Oxfam’s Jane Beesley is in the Philippines documenting Oxfam’s Typhoon Haiyan relief effort.
On Bantayan Island, North Cebu, I find a homemade ukulele. When I play it the crowd of people around me start singing “We wish you a merry Christmas.” I’m not sure who’s the most surprised.
Christmas is big in the Philippines. In Cebu City there’s a sign announcing “The twelve weeks of Christmas.” They’re not joking. Christmas is normally the biggest event of the year, but this is not a normal year.
In Santa Cruz, just south of Tacloban, few buildings remain. Coconut trees lay uprooted or snapped in half. When the typhoon and storm surge came, 100 people crowded into the small upstairs room of a community building. Others survived because they’d already left the village or managed to cling to trees that withstood the onslaught. Their arms wrapped tightly around the trunks. As the storm surge rushed, people told me, in they shouted to each other to climb further up the tree, to lock their hands together and not let go. I don’t know how any of them survived.
At least 300 people lost their lives. Most people lost their homes, their belongings, and their livelihoods. Now the few belongings most have are basic items from relief distributions – food, hygiene kits, mats, jerry cans, kitchen sets.
Walking through what looks like a demolition site I was surprised to see a small makeshift stall with a large Santa, Christmas tree and festive decorations strung along the front. It looks like Santa’s grotto.
“We found these Christmas decorations in the debris so we washed them and put them up,” explained Rowen, 25. “We wanted to celebrate Christmas in some way.” Rowen, like everyone I speak to, says that Christmas celebrations this year will be different from other years: “We’re happy because we’ve survived but sad because others haven’t.”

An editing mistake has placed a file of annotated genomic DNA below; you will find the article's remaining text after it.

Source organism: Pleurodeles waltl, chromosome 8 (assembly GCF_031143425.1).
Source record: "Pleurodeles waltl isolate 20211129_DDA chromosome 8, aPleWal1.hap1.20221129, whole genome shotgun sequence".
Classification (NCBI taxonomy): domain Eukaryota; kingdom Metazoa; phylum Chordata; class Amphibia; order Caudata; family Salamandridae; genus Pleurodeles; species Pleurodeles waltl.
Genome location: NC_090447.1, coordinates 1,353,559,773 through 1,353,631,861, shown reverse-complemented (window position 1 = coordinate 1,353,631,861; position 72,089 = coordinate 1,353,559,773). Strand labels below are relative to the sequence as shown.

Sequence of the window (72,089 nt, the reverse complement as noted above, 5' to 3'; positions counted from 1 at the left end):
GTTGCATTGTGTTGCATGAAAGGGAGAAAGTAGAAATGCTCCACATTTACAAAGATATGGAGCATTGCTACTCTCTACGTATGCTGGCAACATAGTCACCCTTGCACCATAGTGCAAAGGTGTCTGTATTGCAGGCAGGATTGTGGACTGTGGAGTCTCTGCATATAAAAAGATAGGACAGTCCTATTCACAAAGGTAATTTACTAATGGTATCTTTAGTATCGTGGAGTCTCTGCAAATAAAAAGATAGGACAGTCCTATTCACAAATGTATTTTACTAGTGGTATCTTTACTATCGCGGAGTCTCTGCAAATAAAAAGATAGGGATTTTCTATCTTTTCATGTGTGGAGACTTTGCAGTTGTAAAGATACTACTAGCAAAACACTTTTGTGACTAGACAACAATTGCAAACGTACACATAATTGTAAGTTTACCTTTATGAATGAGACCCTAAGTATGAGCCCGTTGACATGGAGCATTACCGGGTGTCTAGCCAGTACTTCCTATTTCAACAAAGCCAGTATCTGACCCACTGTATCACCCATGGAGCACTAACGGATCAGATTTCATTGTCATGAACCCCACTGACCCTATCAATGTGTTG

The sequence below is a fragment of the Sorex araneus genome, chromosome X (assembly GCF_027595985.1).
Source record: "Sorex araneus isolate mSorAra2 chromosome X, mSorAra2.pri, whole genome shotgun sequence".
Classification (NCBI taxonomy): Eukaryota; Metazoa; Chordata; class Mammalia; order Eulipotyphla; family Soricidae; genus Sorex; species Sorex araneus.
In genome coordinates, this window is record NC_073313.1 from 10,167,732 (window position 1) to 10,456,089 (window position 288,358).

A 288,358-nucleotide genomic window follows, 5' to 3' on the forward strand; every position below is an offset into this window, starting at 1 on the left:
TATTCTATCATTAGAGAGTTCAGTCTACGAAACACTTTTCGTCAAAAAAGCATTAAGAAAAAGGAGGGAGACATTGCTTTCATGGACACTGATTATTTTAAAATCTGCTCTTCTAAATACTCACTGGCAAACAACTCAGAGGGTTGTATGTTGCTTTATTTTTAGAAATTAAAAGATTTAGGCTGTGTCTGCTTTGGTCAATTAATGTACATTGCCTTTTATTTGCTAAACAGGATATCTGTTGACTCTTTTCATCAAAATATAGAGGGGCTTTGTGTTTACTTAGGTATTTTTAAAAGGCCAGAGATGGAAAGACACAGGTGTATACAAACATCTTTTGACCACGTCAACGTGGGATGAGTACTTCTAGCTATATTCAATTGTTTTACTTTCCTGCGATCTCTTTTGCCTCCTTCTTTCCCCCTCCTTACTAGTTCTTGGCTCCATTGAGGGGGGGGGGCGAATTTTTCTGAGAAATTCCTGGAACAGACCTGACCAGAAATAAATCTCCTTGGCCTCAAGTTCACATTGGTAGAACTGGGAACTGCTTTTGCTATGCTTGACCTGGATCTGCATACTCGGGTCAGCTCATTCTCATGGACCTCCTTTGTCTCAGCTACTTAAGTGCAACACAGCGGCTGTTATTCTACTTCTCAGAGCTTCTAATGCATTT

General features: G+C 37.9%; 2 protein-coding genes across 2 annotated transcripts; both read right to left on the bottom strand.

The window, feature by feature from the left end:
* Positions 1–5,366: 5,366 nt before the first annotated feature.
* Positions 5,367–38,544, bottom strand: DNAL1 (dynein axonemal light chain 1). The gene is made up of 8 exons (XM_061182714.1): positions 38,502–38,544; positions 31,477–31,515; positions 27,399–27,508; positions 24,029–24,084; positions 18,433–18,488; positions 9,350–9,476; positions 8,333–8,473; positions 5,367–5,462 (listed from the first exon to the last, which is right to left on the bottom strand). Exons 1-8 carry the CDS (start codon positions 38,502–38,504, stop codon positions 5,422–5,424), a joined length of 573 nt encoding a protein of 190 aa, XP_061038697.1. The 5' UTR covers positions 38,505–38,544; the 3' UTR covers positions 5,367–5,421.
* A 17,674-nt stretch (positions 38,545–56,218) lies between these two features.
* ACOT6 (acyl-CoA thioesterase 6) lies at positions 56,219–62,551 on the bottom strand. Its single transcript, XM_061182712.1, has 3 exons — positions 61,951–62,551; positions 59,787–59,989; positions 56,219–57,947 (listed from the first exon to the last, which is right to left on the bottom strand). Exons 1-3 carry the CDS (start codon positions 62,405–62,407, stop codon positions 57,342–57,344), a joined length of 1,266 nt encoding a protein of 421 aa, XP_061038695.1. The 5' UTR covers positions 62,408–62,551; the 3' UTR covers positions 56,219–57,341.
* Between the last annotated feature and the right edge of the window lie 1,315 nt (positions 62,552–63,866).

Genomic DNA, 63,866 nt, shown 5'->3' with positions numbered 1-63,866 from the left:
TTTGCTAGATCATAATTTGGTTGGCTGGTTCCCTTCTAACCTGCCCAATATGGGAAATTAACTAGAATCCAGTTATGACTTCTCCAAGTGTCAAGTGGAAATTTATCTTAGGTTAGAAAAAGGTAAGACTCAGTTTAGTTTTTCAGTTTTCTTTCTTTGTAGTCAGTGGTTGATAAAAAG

Normally there are a lot of parties, a lot of food eaten, and a lot of money spent. One of Oxfam’s vehicle drivers tells me that many people across the Philippines have decided not to have parties, or to spend so much money; instead they will send what they have saved to support people who have been affected by Typhoon Haiyan. Another driver tells me, “Something like this really makes you appreciate what really matters in life. This is what I’ll be celebrating and giving thanks for this Christmas.” Both men are from Tacloban.
Again and again I see two words written like graffiti on the remains of walls and buildings or purposely written on signs – “bangon” and “tindog” meaning “rise up” and “stand up.” I think these two phrases sum up the spirit of the people I’ve met.
This Christmas across the Philippines, especially areas devastated by the typhoon, people will be rising and standing up, determined to support their communities and each other.